Oz
Dead Man Talking

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Aaron: B- | Grade It Now!
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Do you shiv or swallow?

I guess I always knew I'd end up here someday. I mean, it was bound to happen eventually, right? It's my night, it's my network, and God knows I'm guilty of whatever crime they sent me here for. But it's also my first day, and I'm still a little scared. So be gentle, okay?

Um…why are you heating that paperclip?

Prisoner number 03A-722: Aaron "The Recapper." Convicted January 5, 2003. Sentence: Eight episodes. Up for parole only if Sars decides to fire me.

We open with the obligatory Augustus Interlude, made no less annoying by the fact that he's now speaking from beyond the grave. In fact, he's actually even more annoying (if such a thing is possible), because the only time I ever really liked the guy was when he was interacting with the other inmates. My sole consolation is the tiny giggle I manage from picturing his omnipresent blue-screen background box being offered as an option on the Fisher family coffin wall. Despite the fact that I'm still less than a single page into the recap, I've decided to take a break and nip out to Blockbuster so I can rent The Edge and watch that scene where he gets eaten by the bear a few times. Now THAT'S entertainment. When I return, Hill is reminding us all once again that Oz is "the name on the street for the Oswald State Correctional Facility, Level Four." He then goes on to set up the new season's main thematic departure, which is that we'll also be hearing narration from various other deceased inmates. This week it's Jefferson Keane, played by Leon, who ranks somewhere between Iman and Ronaldo on my list of least favorite single name celebrities. Oh, well. At least it's not Doug E. Doug.

Once the pretentiousness is out of the way, we fade immediately to the toolishness, as Officer Murphy meanders down the first of many improbably darkened hallways to find McManus painting some sort of giant blue crop circle on the gymnasium floor. One would assume this might soon lead to the arrival of various aliens and over-hyped suspense film directors who would then quickly cart Timbo off to a galaxy far, far away and serve him as an hors d'oeuvre, but alas, 'twas not meant to be. Timmy describes his masterpiece as a "meditative maze," but if you ask me it looks a lot more like a giant bull's-eye, presumably intended to making aiming easier when attempting to defecate into the mouth of an abusive pod-mate. Murphy mocks McManus much more gently than he deserves, and Timmy responds by blaming the whole idea on the grief he's suffered since the death of Augustus Hill. Murphy affords this revelation the derisive snort it warrants, and then proceeds to over-earnestly opine (complete with a zinger from the show's trusty Wa-Wa Pedal Of Irony) that without actual walls in the maze, "these dinks are just gonna step over the line." Oy. Two minutes in and I already miss Edie Falco almost as much as Tony does.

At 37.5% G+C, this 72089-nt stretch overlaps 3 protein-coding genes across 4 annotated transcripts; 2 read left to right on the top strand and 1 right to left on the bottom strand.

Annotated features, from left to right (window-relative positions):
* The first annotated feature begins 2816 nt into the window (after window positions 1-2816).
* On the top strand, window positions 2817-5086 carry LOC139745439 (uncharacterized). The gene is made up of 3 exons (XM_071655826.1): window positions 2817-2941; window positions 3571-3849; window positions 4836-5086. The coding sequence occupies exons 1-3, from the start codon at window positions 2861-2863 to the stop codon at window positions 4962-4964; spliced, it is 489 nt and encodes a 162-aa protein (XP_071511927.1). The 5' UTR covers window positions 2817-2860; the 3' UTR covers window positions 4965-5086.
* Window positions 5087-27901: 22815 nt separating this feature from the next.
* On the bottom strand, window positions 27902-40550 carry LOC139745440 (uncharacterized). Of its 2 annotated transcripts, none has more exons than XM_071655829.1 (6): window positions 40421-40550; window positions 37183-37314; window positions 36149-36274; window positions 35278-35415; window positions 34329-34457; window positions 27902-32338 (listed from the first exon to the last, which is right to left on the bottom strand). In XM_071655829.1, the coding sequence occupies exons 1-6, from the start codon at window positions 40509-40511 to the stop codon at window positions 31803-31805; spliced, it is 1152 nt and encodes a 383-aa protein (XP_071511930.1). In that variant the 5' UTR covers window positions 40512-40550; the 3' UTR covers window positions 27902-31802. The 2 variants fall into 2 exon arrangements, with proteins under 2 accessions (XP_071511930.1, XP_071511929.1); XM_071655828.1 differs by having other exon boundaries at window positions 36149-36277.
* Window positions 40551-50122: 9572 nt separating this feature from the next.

Next we go to McManus's office, where he reveals that Augustus has left behind a mysterious shoebox with instructions that it not be opened until six months after his death. Joining him for the unveiling are Said and Redding, and Redding and I engage in a quick but valiantly fought battle to see who can appear to be enjoying all this the least. It was close, but Redding pulled it out in the end. I'll get him next time. You know what I like about this guy, by the way? He looks exactly like what would happen if Bill Cosby were ever to get hooked on crack. Sometimes when I watch the show, I like to mentally substitute the words "pudding pop" every time he says "tits." It's fun. You should try it. Timmy opens the box to find a cover letter (complete with voice-over) which explains that Augustus had a premonition about his own death, and decided to set down his memoirs and collected musings on a stack of legal pads that looks to be at least three inches thick. Heh. Leave it to McManus to have worse luck than Pandora. And can you really consider it a "premonition" when anyone with an IQ higher than Cyril's should have noticed that pretty much every single inmate in the entire history of Oz has already died in Em City? The most shocking thing about Hill is that he lasted as long as he did. Anyway, the letter also requests that Said and Redding read the manuscript and do whatever they think best with it. Which, if we're lucky, will involve them using it to wipe their asses. This particular subplot goes unmentioned for the remainder of the episode, so all you really need to know is that Redding refuses to participate, and Said cranks his Glare-O-Meter down to about a four and a half as he accepts his half of the stack.

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